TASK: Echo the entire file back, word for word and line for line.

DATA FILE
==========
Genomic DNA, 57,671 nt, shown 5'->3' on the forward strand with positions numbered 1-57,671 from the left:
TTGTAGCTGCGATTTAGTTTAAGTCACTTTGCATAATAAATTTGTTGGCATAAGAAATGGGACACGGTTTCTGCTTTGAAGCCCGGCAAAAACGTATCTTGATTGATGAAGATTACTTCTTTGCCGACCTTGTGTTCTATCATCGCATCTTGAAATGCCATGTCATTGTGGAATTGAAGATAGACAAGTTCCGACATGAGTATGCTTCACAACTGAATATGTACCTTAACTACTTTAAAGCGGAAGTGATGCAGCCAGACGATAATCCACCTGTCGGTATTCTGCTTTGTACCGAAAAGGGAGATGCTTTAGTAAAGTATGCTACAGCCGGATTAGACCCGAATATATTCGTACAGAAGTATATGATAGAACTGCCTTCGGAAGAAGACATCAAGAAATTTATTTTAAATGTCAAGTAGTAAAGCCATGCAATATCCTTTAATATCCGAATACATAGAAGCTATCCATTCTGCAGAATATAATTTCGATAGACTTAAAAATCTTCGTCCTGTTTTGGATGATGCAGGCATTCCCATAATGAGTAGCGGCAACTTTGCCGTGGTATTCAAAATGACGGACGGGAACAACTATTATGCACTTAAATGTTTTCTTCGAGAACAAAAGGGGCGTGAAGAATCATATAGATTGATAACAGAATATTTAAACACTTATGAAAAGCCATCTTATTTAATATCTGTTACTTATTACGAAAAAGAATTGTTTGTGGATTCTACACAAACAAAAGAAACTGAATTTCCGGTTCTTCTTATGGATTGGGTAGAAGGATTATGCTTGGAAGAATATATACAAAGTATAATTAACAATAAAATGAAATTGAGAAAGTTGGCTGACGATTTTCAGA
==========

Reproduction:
Genomic DNA, 57,671 nt, shown 5'->3' on the forward strand with positions numbered 1-57,671 from the left:
TTGTAGCTGCGATTTAGTTTAAGTCACTTTGCATAATAAATTTGTTGGCATAAGAAATGGGACACGGTTTCTGCTTTGAAGCCCGGCAAAAACGTATCTTGATTGATGAAGATTACTTCTTTGCCGACCTTGTGTTCTATCATCGCATCTTGAAATGCCATGTCATTGTGGAATTGAAGATAGACAAGTTCCGACATGAGTATGCTTCACAACTGAATATGTACCTTAACTACTTTAAAGCGGAAGTGATGCAGCCAGACGATAATCCACCTGTCGGTATTCTGCTTTGTACCGAAAAGGGAGATGCTTTAGTAAAGTATGCTACAGCCGGATTAGACCCGAATATATTCGTACAGAAGTATATGATAGAACTGCCTTCGGAAGAAGACATCAAGAAATTTATTTTAAATGTCAAGTAGTAAAGCCATGCAATATCCTTTAATATCCGAATACATAGAAGCTATCCATTCTGCAGAATATAATTTCGATAGACTTAAAAATCTTCGTCCTGTTTTGGATGATGCAGGCATTCCCATAATGAGTAGCGGCAACTTTGCCGTGGTATTCAAAATGACGGACGGGAACAACTATTATGCACTTAAATGTTTTCTTCGAGAACAAAAGGGGCGTGAAGAATCATATAGATTGATAACAGAATATTTAAACACTTATGAAAAGCCATCTTATTTAATATCTGTTACTTATTACGAAAAAGAATTGTTTGTGGATTCTACACAAACAAAAGAAACTGAATTTCCGGTTCTTCTTATGGATTGGGTAGAAGGATTATGCTTGGAAGAATATATACAAAGTATAATTAACAATAAAATGAAATTGAGAAAGTTGGCTGACGATTTTCAGA